This is the Cipollini MCM, which is short for ‘Mario Cipollini Custom Made’. It’s a carbon-fibre road bike that can be made to fit you perfectly.
Unlike most carbon-fibre bikes, the MCM isn’t produced in a mould as a monocoque. Instead, it’s built tube to tube, a little like a metal frame. The individual T800 carbon-fibre tubes are cut to length and then joined together.
What’s the advantage to doing it this way? Well, although you can buy the frame in a standard off-the-peg geometry, you can also have it custom sized according to measurements given to you by a professional bike fitter, for example. If you need a shorter than normal top tube or a longer head tube, that’s perfectly possible. You can have the frame built to your exact requirements.
We’ve not been through that process here, though, we’ve got a stock medium/large frame that’s built to a race-orientated geometry. This one has a 470mm seat tube, a 548mm effective top tube and a 143mm head tube. The head angle is 72.5°, the seat angle is pretty steep at 73.8° and the chainstays are short at 405mm.
The down tube is enormous, reaching across nearly the full width of the bottom bracket, while the head tube is tapered, as it is on most performance-type bikes these days. Cipollini uses a 1 1/4in upper bearing and a 1 1/2in lower bearing, so the MCM is pretty chunky up front.
The fork that slots in there comes with straight, skinny legs and the crown is integrated into the frame.
The seatstays are flattened, the idea being to allow a little up/down movement at the rear, while the seat tube is cutaway slightly around the leading edge of the rear wheel.
The seatpost is made to the same shape as the seat tube and uses a ghost clamp design that we’ve not seen before. There’s a slot running down the front of the seatpost and a small metal piece goes inside it. Two bolts from the outside of the seat tube go through and thread into that piece. You don’t get as much height adjustment as normal but if you go down the bespoke geometry route you don’t need it.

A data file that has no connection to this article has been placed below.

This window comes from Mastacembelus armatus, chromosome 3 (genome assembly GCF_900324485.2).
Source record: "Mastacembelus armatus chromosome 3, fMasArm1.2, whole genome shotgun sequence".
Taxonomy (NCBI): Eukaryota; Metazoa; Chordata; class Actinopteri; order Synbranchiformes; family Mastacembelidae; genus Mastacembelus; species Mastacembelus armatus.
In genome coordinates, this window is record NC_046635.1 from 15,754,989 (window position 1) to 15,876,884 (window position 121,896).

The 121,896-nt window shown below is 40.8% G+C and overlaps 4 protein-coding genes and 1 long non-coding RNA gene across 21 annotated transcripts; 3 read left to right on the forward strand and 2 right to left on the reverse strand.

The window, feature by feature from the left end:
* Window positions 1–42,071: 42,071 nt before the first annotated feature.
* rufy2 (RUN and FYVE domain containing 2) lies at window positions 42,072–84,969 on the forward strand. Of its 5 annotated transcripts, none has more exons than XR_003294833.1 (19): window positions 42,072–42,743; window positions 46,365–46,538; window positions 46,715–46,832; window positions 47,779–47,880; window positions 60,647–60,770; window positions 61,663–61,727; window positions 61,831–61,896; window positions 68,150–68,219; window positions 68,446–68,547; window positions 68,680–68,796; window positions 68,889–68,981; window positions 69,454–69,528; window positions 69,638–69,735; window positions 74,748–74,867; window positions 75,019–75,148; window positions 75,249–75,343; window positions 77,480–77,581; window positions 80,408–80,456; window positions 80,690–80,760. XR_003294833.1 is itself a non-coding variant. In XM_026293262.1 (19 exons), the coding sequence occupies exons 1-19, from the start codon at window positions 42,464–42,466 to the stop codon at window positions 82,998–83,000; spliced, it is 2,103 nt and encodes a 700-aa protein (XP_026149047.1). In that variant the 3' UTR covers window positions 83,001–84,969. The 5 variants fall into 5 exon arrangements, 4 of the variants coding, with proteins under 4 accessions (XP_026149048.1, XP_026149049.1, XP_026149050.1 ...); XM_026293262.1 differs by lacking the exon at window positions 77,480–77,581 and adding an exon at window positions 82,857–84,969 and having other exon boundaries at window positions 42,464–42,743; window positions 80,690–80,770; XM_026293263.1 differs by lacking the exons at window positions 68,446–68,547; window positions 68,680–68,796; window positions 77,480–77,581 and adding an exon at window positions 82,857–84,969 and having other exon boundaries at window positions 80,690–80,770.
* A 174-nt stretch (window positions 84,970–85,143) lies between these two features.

As you can see, the MCM takes standard rim brakes. This version is built up with Shimano’s second-tier Ultegra groupset and is priced at £4,700. If you’d rather have Ultegra Di2 electronic shifting, that takes the price up to £5,300. The frameset, which includes the seatpost, is £3,100.
Mat has in cycling media since 1996, on titles including BikeRadar, Total Bike, Total Mountain Bike, What Mountain Bike and Mountain Biking UK, and he has been editor of 220 Triathlon and Cycling Plus. Mat has been road.cc technical editor for over a decade, testing bikes, fettling the latest kit, and trying out the most up-to-the-minute clothing. We send him off around the world to get all the news from launches and shows too. He has won his category in Ironman UK 70.3 and finished on the podium in both marathons he has run. Mat is a Cambridge graduate who did a post-grad in magazine journalism, and he is a winner of the Cycling Media Award for Specialist Online Writer. Now pushing 50, he's riding road and gravel bikes most days for fun and fitness rather than training for competitions.